Monday, November 26, 2012

Another Can of Existential Worms

Dear John,
 
It's been a busy Monday, but I finally have food in the house. I hit Walmart on the way home, and it seemed like half of Goshen was there. Jen fixed tacos for me tonight as an early birthday celebration.
 
I've been pondering something. Do you remember, about ten years ago, when I asked you if Springfield was home to you? You said no, that Springfield was where you grew up, but it wasn't home anymore. I asked you where home was for you, and you said, "Home is wherever you and the dog are."
 
I've known since we were in college that the word "home" had no visual image for me, no association, no meaning, nothing but a vague painful nostalgia for something that other people had and I didn't. That's why the sentimental holiday songs like I'll Be Home For Christmas are so sad for me - because there is no place that's "home" to me. Since we were married, my home has been wherever you were.
 
Now what? This may be part of the reason I want to follow you as soon as possible - because where you are is home, and I'm weary being away from home. This may also be why I'm feeling so deeply rooted here. You and I lived in this town and in this house for 17 years, and emotionally I seem to be hanging on to both for dear life. This is as close as I can come to being at home.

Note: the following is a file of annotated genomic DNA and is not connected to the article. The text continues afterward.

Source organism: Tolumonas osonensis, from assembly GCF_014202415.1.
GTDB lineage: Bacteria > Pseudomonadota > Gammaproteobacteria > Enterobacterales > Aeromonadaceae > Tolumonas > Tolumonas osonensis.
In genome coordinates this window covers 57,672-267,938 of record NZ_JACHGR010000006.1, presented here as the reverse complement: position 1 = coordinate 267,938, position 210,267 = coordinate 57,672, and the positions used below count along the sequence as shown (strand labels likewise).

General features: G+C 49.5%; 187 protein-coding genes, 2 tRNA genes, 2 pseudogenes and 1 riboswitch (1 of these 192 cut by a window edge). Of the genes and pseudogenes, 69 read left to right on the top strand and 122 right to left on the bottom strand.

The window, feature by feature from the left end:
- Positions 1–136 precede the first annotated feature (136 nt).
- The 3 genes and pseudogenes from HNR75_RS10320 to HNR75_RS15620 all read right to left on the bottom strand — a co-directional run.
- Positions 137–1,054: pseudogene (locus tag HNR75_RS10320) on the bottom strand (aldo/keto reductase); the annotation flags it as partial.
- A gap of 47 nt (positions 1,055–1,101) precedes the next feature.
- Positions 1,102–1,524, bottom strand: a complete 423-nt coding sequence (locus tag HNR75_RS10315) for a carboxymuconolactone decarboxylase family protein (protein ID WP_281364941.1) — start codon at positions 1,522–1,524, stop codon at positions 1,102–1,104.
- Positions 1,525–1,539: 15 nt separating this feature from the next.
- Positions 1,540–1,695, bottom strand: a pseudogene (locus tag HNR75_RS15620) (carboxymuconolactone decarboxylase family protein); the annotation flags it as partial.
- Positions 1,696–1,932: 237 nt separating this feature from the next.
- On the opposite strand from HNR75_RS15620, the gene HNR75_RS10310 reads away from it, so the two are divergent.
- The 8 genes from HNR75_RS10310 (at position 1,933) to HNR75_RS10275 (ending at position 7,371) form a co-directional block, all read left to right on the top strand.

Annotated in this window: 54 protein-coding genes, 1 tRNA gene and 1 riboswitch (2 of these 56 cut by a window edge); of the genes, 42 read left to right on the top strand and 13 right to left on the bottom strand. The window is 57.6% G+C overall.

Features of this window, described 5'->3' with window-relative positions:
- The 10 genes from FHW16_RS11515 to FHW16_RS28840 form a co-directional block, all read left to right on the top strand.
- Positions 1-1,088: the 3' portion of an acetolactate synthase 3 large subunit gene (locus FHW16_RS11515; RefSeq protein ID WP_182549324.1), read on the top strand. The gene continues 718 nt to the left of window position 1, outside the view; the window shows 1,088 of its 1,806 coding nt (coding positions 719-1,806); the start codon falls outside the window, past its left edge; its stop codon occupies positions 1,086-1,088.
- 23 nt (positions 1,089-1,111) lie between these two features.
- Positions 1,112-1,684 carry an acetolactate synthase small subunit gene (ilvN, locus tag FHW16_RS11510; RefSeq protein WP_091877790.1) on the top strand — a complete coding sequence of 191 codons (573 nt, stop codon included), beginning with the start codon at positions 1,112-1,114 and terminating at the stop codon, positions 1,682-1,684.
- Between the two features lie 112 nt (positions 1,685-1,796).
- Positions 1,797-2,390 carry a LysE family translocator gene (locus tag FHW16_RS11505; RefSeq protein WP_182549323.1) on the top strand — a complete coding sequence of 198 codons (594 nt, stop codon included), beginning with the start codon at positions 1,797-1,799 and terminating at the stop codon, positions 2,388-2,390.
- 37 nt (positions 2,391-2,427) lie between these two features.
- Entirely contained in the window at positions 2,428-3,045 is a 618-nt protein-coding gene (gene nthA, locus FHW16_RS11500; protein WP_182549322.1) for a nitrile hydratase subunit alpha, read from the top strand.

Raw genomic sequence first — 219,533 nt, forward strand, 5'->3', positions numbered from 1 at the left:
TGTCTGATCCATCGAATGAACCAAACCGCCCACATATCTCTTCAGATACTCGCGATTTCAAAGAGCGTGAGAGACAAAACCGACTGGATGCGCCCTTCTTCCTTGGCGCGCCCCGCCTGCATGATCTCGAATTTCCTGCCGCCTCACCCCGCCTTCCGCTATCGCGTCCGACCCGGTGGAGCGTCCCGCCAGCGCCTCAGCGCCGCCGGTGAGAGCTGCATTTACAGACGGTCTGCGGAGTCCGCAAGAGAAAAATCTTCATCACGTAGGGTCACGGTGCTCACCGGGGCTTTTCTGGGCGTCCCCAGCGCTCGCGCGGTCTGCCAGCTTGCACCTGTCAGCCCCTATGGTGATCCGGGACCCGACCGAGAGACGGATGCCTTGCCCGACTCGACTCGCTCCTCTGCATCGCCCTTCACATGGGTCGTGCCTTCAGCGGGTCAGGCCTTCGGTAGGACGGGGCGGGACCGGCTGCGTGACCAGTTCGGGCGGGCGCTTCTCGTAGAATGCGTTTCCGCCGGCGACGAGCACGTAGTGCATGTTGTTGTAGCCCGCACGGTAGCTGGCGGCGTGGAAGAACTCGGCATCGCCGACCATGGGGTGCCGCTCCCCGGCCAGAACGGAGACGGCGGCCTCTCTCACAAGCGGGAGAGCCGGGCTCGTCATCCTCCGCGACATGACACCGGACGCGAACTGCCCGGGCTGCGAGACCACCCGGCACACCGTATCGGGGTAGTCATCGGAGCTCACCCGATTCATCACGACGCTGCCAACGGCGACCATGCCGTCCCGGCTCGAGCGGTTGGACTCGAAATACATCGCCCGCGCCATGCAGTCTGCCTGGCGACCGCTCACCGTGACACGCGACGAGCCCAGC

My mind just churned up some lyrics from Carnival: "I have to find a place, I've got to find a place, where everything can be the same, a street that I can know, and places I can go where everybody knows my name." The first question everybody asked after you died was, "Where are you moving?" Obviously I came here from somewhere, and the assumption is that it was my home. People that have lived here all their lives probably can't conceive of not having a home. But I don't. Except here. And where you are, but I can't go there yet. So until I can, I'll stay here.
 
Well, I've opened a big can of existential worms again. I know - I was always good at that, especially when I've been crawling around in the back of my head. Anything that helps me make more sense to myself is good. You probably understood all of this long ago. I am a traveler and a sojourner here . . . A wandering restaurant manager was my husband . . .Maybe it's just time I went to bed - what do you think?
 
Thank you for the home we made together in so many places. Thank you that being with me was being at home. I won't be at home again until I'm with you.
 
Waiting for my homecoming,
Joan.

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